Thoughts on the in-progress art direction for my Alexander the Great graphic novel/comic.
Sorry! I had to get the SEO keywords outta the way. Haha.
I’m slowly reaching that stage in this book’s development where I am confident enough to labtest its art direction.
If anyone recalls that post on my Onion Method, this is the process that comes after. For awhile now, I’ve been meaning to do the sequel, in which I talk about how I develop the art direction of a graphic novel (it’s in my drafts, deliciously titled as “Cooking the Onion”) but
1) I’m agonisingly busy and I wish I had more hours in a day, or clones of myself to delegate the thousand and one projects in my life
2) I need more examples to support that post. I was very bad at documenting my process for my earlier works, so I don’t have many pictures/journals from this stage – because it’s work often done quietly and personally. But this is exactly why I need to talk about the work, because it’s an essential stage of graphic novel making that’s often ignored in conversation in favour of scriptmaking or final art producing, which are more comprehendable and see-able.
I’ve gotten better at this documenting, first with Seance Tea Party and now, more actively, with Alexander Comic. So I guess this post could be the appetiser. A preview of the deliciousness the Onion Method sequel will deliver.
So, with Alexander Comic, a few details of its art direction were clear from the beginning.
I usually prefer to work out a substantial part of my story and prepare the groundwork with some research, before I dive in further to developing its visual voice. This doesn’t mean I don’t draw sketches or concept art; just that I can’t do the heavy stuff unless I’m sure I know what I’m supposed to draw.
Knowing what I want to say means building up my toolbox of motifs: these motifs come by collecting character details, research, and possible story scenes. For example, this page test above, one of the first ever comics page I’ve created for Alexander Comic, came because I had worked for months to retell in my own way, the legendary stories of Alexander’s conversation with the talking trees. Alexander’s melancholy isn’t present in the original legend. However, as that melancholy will be in my retelling, it affects how the tree will say that bit of dialogue, which then affects the visual presentation. This particular composition won’t be possible if I had given Alexander a different emotion.
Welcome to Sad Boy Town. Population: me and Alexander.
Hmm, nearly all my test pages are mean to Alexander, haha. It’s mainly because [XYZ SPOILER] is a core theme of my retelling, and one I have more motifs for. There are of course, other themes and other aspects of the book, but those require more research – especially the scenes that feature Alexander’s actual life in ancient Macedon. Perhaps they will come soon… once I finish working a different graphic novel in progress.
Meanwhile, the trailer (which can be read here) focuses more on the second part of the art direction: Alexander’s legacy, and the Many Names and Many Faces he possesses.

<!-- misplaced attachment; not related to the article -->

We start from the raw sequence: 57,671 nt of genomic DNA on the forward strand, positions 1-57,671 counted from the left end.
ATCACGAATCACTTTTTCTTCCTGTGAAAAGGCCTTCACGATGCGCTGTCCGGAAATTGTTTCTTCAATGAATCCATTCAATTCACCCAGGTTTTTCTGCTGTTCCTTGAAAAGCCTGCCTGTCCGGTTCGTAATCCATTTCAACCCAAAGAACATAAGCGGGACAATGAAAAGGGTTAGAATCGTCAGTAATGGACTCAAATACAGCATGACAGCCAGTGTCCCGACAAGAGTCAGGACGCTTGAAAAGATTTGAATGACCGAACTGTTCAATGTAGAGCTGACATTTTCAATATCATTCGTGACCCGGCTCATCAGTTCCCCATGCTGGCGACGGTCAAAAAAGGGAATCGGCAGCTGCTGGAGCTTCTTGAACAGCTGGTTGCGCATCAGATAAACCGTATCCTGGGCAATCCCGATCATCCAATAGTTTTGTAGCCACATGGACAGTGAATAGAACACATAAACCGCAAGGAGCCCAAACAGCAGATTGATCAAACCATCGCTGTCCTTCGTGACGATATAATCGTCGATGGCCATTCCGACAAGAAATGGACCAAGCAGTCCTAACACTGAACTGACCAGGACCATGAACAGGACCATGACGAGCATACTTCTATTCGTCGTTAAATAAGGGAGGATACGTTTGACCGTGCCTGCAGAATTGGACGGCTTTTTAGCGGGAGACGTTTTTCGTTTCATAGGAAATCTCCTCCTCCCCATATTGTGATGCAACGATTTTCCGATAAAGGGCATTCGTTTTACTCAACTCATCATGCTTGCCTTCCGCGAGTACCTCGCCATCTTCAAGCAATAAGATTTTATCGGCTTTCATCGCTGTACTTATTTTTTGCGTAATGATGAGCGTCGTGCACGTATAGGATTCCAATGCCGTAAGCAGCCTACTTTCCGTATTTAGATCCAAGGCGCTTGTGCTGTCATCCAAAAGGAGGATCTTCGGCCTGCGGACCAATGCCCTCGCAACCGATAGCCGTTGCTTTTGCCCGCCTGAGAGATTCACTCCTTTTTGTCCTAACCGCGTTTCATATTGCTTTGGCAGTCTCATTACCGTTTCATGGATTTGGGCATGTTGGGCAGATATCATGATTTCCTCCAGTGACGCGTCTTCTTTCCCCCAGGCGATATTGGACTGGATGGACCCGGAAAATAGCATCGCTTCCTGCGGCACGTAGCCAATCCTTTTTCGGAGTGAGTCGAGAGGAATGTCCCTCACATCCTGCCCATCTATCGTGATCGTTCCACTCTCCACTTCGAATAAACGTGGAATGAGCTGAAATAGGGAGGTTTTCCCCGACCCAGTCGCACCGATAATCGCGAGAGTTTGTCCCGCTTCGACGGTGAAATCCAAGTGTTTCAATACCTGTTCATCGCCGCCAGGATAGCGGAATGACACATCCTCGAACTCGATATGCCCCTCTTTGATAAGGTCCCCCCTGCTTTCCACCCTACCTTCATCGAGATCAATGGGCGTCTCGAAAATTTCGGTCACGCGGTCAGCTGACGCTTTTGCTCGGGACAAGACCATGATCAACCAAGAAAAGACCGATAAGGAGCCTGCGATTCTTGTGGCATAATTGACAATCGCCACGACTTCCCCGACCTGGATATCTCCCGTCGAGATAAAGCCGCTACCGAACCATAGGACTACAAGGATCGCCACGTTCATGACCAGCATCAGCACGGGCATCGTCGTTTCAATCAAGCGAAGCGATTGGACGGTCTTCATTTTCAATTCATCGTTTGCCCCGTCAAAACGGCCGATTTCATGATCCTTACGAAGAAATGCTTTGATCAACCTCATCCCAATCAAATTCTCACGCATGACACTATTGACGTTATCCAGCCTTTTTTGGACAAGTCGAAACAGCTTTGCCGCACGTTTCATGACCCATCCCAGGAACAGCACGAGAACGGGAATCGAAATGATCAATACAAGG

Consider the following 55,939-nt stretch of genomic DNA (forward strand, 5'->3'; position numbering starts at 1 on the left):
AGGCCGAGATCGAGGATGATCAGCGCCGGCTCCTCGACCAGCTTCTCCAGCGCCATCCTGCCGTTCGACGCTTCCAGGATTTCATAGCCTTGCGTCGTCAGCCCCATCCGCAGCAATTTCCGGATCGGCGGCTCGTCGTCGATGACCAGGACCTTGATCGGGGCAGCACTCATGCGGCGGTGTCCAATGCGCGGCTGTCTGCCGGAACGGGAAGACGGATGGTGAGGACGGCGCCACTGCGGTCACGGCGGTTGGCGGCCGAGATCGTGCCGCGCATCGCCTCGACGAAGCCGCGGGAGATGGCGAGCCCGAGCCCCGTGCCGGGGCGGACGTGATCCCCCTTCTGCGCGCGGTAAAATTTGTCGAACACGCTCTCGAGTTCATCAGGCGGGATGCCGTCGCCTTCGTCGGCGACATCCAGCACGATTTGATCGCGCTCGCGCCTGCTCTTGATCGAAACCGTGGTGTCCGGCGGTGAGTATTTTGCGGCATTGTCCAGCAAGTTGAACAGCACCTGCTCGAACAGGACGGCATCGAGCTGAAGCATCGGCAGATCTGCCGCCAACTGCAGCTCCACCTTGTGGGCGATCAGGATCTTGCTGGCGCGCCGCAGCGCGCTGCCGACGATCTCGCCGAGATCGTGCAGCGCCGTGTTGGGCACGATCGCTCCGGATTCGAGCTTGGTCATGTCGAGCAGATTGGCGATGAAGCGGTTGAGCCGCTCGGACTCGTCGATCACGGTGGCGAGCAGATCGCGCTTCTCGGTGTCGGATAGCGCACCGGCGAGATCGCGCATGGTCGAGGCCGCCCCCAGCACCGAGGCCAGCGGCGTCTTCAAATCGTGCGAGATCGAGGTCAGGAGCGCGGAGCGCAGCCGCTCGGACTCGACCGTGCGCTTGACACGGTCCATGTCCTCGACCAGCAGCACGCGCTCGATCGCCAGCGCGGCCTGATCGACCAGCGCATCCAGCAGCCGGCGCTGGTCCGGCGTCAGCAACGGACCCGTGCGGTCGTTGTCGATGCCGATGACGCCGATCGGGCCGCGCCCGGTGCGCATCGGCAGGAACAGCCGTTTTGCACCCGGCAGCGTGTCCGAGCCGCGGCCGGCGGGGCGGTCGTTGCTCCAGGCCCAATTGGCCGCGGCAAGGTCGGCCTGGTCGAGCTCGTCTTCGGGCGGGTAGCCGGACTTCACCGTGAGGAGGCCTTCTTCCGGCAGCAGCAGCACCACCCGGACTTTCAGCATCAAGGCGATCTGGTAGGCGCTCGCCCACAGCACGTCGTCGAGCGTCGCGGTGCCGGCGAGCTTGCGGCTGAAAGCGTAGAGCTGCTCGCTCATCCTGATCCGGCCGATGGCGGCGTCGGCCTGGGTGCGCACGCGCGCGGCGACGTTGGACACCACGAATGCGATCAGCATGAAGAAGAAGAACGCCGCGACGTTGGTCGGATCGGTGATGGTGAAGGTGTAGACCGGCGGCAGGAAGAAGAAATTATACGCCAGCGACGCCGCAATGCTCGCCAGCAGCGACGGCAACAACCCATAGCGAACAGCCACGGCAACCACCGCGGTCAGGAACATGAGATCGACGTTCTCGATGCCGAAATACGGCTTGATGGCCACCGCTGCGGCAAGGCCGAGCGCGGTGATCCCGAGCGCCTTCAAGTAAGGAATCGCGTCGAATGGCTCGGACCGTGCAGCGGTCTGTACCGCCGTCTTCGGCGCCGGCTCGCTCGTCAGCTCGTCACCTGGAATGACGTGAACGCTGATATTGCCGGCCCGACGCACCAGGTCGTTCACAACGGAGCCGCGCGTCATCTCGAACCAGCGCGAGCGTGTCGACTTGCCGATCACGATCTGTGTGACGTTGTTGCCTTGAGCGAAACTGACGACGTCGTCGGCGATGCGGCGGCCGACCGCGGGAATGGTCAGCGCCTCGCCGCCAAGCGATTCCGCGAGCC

They are early pages so I feel they are unfinished, but they represent the spirit of the art direction. The art style transforms as Alexander does, revealing also the cry-worthy terrible historical scope of this story.
The narrative pacing is also more “me” – few words and few panels, with the art carrying most of the weight. I don’t do this with my traditionally-published books because of page limits. It’s different with my webcomics though. I let them breathe.
This brings me to my most recent test page.
In tandem with my personal project to level up this year, I want to pursue experimental compositions more. New ways to employ the elements of the medium to tell a story. *
*who am I kidding though? I do this with every comic.
When I finished the sketch of this test page I realised this could be a good opportunity to play with colour. And between that, work on the close-to-final default style of the book.
Note: There are two major styles in Alexander Comic – the default one, which is just my natural style and mainly used when Alexander is being “seen” as a historical figure; and the homages, which consist of the Many Names and Many Faces, and mainly used when Alexander is “seen” as a legendary figure.
I like the lines but I think I might want them thicker. We will see.
And the colours. How I usually colour comics is inspired by the French comics style, and lately I find myself attracted to limited yet stylised palettes. So all this pink and purple and blue was my attempt at it.
This test page is the closest I’ve gotten to the final look of the comic. All of the character designs here (Alexander, the Servant, Bucephalus and Hephaestion) have settled down. The visual voice is more sure. If I had to start the comic today, I’d be ready – though a little concerned!
There’s still a lot of work to do, especially for sequences that involve Alexander’s real life (sighhh, the amount of visual references I need to gather, and the amount of information on architecture, fashion, etc I have to study…). Fortunately for my sanity, this project has the benefit of time and freedom.
And there you have it. The WIP art direction of my Alexander the Great comic. I’ll explain more about the process in the Onion Method sequel, if and when I find the opportunity to create that post. Somebody please remind me before the year is over.
Until next time.
Reimena Yee is a graphic novelist, artist and flamingo enthusiast.
She writes and illustrates quite a few webcomics and graphic novels. When not making books, she lulls away her time with essays on craft, life and experiences in the publishing industry. Some of her thoughts of art and life are rather unstructured and will evolve over time as this blog matures, as they should be.
Currently committed to being Alexander the Great's death doula. Is a nerd for all things spooky and historical.
Melbourne / Kuala Lumpur